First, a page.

Ten Steps to Positive Body Image
This week is National Eating Disorder Awareness Week. All week, check Newswire for eating disorder-related articles.
A list cannot automatically tell you how to turn negative body thoughts into positive body image, but it can introduce you to healthier ways of looking at yourself and your body.
The more you practice these new thought patterns, the better you will feel about who you are and the body you naturally have. Here are 10 ways you can help feel better about you and your body:
- Appreciate all that your body can do. Every day your body carries you closer to your dreams. Celebrate all of the amazing things your body does for you—running, dancing, breathing, laughing, dreaming, etc.
- Keep a top-ten list of things you like about yourself — things that aren't related to how much you weigh or what you look like. Read your list often. Add to it as you become aware of more things to like about yourself.
- Remind yourself that "true beauty" is not simply skin deep. When you feel good about yourself and who you are, you carry yourself with a sense of confidence, self-acceptance and openness that makes you beautiful regardless of whether you physically look like a supermodel. Beauty is a state of mind, not a state of your body.
- Look at yourself as a whole person. When you see yourself in a mirror or in your mind, choose not to focus on specific body parts. See yourself as you want others to see you — as a whole person.
- Surround yourself with positive people. It is easier to feel good about yourself and your body when you are around others who are supportive and who recognize the importance of liking yourself just as you naturally are.
- Shut down those voices in your head that tell you your body is not "right" or that you are a "bad" person. You can overpower those negative thoughts with positive ones. The next time you start to tear yourself down, build yourself back up with a few quick affirmations that work for you.
- Work with your body, not against it. Wear clothes that are comfortable and that make you feel good about your body.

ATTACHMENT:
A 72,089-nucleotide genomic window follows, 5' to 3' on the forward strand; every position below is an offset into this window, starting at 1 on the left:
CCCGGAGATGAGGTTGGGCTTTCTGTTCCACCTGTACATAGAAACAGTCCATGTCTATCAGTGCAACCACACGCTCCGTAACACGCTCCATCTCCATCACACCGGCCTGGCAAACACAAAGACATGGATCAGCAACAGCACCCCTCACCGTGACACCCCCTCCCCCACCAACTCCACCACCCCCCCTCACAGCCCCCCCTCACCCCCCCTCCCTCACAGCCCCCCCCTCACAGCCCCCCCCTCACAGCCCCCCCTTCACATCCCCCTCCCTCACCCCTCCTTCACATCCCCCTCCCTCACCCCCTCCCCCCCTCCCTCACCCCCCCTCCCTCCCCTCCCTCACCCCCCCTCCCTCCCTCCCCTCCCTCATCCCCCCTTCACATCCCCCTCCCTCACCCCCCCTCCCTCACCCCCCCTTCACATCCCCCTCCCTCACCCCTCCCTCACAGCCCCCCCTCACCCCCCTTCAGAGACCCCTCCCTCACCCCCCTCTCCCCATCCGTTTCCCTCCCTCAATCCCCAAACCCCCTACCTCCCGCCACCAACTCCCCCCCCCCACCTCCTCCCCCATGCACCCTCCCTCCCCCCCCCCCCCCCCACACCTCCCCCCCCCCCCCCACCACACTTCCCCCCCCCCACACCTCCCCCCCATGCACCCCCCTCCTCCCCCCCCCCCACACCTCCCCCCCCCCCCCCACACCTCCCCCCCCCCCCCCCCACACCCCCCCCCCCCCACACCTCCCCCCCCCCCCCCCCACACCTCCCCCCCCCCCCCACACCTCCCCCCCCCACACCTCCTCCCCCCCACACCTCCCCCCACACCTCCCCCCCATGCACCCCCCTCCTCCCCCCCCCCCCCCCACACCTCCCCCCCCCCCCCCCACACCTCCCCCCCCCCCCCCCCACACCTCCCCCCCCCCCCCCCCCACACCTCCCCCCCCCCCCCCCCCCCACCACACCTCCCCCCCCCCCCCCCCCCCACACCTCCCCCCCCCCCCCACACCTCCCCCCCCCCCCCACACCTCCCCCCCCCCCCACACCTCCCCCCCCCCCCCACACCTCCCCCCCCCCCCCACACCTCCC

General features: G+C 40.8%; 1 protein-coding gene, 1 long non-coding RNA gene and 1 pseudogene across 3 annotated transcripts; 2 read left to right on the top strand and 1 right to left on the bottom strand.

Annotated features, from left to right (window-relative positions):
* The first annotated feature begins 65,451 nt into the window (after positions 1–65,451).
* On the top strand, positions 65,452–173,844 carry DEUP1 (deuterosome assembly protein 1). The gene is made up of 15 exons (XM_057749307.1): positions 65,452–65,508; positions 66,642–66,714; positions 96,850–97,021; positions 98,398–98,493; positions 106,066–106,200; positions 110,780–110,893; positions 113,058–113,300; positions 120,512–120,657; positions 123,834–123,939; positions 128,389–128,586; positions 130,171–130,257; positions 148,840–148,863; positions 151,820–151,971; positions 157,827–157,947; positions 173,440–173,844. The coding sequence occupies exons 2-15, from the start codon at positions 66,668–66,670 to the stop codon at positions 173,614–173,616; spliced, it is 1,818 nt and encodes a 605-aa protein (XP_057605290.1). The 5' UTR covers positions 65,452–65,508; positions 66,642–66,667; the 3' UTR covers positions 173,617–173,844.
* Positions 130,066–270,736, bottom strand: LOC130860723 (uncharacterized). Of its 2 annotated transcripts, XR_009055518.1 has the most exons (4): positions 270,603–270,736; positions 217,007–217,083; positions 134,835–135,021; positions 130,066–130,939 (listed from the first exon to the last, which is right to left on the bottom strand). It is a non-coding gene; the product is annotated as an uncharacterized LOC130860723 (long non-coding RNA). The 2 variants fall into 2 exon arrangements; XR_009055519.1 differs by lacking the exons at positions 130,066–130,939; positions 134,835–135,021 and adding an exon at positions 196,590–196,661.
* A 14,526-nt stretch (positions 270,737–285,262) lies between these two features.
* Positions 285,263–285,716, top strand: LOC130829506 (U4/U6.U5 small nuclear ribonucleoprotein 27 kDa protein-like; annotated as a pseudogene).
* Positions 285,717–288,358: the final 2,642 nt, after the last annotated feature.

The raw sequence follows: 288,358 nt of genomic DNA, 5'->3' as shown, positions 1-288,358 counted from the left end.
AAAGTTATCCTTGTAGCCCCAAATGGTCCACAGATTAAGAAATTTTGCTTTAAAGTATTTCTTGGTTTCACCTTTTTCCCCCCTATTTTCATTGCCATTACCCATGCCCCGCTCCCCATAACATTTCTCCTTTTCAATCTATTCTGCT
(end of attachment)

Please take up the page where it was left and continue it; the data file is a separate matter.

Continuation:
- Become a critical viewer of social and media messages. Pay attention to images, slogans or attitudes that make you feel bad about yourself or your body. Protest these messages: write a letter to the advertiser or talk back to the image or message
- Do something nice for yourself — something that lets your body know you appreciate it. Take a bubble bath, make time for a nap, find a peaceful place outside to relax.
- Help others. Use the time and energy that you might have spent worrying about food, calories and your weight to do something to help others. Sometimes reaching out to other people can help you feel better about yourself and can make a positive change in our world.
(Content sourced from nedawareness.org)
Want to learn more?
The Pat Walker Health Center will host an eating disorder awareness event from 10:30 a.m. to 1:30 p.m. on Friday, Feb. 26, in the Arkansas Union Connections Lounge. Stop by the event to learn more about the team and the resources available on campus.
Zac Brown, assistant director of communications
Pat Walker Health Center
Julie Buntin and Gabe Habash, the 2019-20 Walton Visiting Writers in Fiction, will give readings of their work at 7 p.m. Tuesday, Nov.19th, in Gearhart Hall, 0026 on the U of A campus.
Voice students Dennese Adkins, Sophia Chiocco, Gloria Deveraux, Kyle Forehand, Ethan Godfrey, Mickel Gordon and Stacee Lyles qualified for national competition at Knoxville, Tennessee.
Chancellor Joe Steinmetz' third action item details how the university should be the graduate school of choice for students seeking to diversify and amplify their educational outcomes.
Beginning at 6 p.m. Friday, Nov. 22, the campus is invited to make some entertaining noise on the third and fourth floor of Mullins Library before they are closed for renovation.
Transit and Parking is taking the lead on a November and December food drive and is setting up sites on campus to collect items, starting on Monday, Nov. 18.